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This is more of a "best practices" question.

I have a few email templates, that have several tags I need to find and replace.

For example:

Dear [[customername]],
Blah blah blah blah, and more blah.

Your Invoice....
Order Status: [[orderstatus]]
Order Number: [[orderid]]
Date Ordered: [[dateordered]]
Payment Method: [[paymentmethod]]
Billing Statement: [[billingstatement]]

Anyway, I have several of these tags inside double brackets. So I'm using a simple: $text = str_replace($oldWord , $newWord , $text);

I'm sure this is the normal way to do this, but I am just curious if someone has thoughts on a different way. Otherwise, I'll stick with what I'm doing.

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In my opinion it's most efficient way of parsing templates. –  Nazariy Feb 14 '11 at 16:38

7 Answers 7

up vote 4 down vote accepted

You can use arrays with str_replace:

$oldWords = array('[[customername]]',
$newWords = array($customerName,

$newText = str_replace($oldWords , $newWords , $text); 

You could also use preg_replace with an array

$oldWords = array('/\[\[customername\]\]/',
$newWords = array($customerName,

$newText = preg_replace($oldWords , $newWords , $text); 
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I can't tell for sure from your example, but if $oldWord and $newWord are strings (as their name indicates) then you're not doing it right. str_replace accepts array parameters so you can do all the replacements at once:

$text = str_replace($oldValues, $newValues, $text);

where $oldValues = array('[[customername]]', [[orderstatus]], ...)

and $newValues = array('John Smith', 'approved', ...)

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There is no right or wrong for this as you said, i usualy name things:


no particilar reason :)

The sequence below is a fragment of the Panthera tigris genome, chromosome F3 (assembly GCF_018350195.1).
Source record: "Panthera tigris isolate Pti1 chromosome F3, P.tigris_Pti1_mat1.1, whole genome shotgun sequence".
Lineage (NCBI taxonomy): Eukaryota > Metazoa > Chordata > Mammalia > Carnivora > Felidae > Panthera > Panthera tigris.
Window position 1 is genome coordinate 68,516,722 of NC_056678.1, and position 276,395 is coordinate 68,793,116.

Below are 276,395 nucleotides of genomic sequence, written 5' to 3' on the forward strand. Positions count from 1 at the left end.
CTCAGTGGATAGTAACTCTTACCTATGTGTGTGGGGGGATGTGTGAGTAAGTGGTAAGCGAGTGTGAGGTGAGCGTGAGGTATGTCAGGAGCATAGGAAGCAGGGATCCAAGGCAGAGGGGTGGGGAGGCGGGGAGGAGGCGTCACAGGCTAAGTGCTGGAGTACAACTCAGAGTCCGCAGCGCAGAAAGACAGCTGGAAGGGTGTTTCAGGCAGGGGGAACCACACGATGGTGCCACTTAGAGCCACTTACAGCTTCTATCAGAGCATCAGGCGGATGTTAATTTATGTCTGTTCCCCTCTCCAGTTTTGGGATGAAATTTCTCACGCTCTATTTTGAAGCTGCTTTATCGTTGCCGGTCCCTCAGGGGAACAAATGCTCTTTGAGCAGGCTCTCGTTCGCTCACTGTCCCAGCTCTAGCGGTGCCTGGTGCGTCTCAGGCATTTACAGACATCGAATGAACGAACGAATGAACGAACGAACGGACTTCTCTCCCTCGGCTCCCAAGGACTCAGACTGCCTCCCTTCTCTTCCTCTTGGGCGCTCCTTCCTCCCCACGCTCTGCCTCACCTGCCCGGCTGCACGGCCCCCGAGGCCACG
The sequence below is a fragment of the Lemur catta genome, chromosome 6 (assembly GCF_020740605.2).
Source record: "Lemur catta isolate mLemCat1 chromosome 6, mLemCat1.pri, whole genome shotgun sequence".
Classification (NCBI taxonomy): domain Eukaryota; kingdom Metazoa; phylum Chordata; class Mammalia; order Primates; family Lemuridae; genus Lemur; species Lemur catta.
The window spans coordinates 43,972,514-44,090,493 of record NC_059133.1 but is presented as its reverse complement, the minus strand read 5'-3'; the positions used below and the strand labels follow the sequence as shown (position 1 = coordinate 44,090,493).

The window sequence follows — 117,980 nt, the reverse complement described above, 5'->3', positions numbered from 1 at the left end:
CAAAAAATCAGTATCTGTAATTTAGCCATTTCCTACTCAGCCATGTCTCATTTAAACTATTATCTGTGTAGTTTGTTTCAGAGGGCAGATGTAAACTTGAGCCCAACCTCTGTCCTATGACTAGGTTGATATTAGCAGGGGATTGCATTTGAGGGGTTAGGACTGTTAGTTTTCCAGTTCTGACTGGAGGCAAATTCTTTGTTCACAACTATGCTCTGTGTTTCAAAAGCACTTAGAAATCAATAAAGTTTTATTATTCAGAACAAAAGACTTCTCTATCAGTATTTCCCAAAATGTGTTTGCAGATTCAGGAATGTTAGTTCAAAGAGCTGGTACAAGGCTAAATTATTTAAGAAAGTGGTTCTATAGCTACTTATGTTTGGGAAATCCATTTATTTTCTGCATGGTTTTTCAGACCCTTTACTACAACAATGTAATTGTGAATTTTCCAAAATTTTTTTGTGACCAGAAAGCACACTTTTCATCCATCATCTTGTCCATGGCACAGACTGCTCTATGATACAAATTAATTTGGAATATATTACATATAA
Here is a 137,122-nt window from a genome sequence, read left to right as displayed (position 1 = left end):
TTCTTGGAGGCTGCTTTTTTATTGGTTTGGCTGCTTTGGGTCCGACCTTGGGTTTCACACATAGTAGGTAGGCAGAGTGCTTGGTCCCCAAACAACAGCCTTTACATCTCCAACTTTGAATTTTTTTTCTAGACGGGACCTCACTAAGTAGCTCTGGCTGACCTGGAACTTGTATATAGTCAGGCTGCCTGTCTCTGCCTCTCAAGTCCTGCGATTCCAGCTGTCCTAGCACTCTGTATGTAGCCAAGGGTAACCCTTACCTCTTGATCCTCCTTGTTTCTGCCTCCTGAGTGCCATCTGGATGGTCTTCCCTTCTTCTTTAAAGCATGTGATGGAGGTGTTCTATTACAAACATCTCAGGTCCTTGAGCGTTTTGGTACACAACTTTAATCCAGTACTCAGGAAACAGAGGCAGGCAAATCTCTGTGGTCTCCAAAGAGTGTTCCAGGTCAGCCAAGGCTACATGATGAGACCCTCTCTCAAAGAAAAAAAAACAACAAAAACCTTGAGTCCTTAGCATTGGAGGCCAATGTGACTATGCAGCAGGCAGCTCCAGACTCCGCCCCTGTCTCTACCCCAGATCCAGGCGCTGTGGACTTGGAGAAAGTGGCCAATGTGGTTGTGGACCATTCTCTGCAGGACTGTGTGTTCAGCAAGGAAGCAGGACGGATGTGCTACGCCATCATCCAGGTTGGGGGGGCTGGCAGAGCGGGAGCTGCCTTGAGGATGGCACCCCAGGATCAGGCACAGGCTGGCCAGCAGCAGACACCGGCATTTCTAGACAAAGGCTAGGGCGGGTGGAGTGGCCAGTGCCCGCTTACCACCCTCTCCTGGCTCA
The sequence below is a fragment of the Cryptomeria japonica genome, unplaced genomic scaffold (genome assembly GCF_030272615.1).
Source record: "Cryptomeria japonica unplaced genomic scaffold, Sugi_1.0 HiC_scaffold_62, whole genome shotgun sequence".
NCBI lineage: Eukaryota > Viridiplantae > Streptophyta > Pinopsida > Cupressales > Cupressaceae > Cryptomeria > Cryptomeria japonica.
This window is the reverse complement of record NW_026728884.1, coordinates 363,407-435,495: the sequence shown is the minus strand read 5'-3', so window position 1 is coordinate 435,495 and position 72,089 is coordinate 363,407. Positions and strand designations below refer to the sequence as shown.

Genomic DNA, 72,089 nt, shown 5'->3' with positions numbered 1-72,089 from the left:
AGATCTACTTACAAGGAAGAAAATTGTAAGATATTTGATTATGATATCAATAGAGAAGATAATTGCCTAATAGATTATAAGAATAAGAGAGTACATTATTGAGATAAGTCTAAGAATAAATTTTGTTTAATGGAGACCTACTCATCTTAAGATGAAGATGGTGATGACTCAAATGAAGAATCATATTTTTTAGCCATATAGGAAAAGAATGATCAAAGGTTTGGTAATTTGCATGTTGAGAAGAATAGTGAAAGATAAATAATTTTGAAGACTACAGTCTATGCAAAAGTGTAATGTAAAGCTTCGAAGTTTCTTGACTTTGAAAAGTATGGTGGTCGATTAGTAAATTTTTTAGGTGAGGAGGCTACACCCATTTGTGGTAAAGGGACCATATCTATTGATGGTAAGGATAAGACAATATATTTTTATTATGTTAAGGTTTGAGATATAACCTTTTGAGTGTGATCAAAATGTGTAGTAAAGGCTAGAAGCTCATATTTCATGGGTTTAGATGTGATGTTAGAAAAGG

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I think he's looking at it from the code side, not the convention of differentiating variables in the text. –  Prisoner Feb 14 '11 at 16:38

You can use array with str_replace

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I would say if your code is well formated the way you are doing it is ok, since it is the fastest way of doing it.

You could use also two arrays instead of two strings to pass to str_replace, but for my opinion this is less readable.

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You can write your own extension with Lexical analyser. For tutorials on writing php extensions visit http://devzone.zend.com/article/1021 for example.

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Yea because he struggles in PHP But thrives in C ! –  RobertPitt Feb 14 '11 at 16:50

Personally i would jsut create a small template class like so:

class EmailTemplate
    private $_template = '';

    public function __construct($template)
        $this->_template = $template;

    public function __set($key,$value)
        $this->_template = str_replace("[[" . $key . "]]",$value,$this->_template);

    public function __toString()
        return $this->_template;

and simple usage would be like so:

$temp = file_get_contents("email/templates/invoice.template");

$Template = new EmailTemplate($temp);

$Template->customername = "John Doe";
$Template->orderstatus = "On Route";
$Template->orderid = 14875356;
$Template->dateordered = date();
$Template->paymentmethod = "VISA (DD)";
$Template->billingstatement = "blah";

echo $Template; // = Happy.
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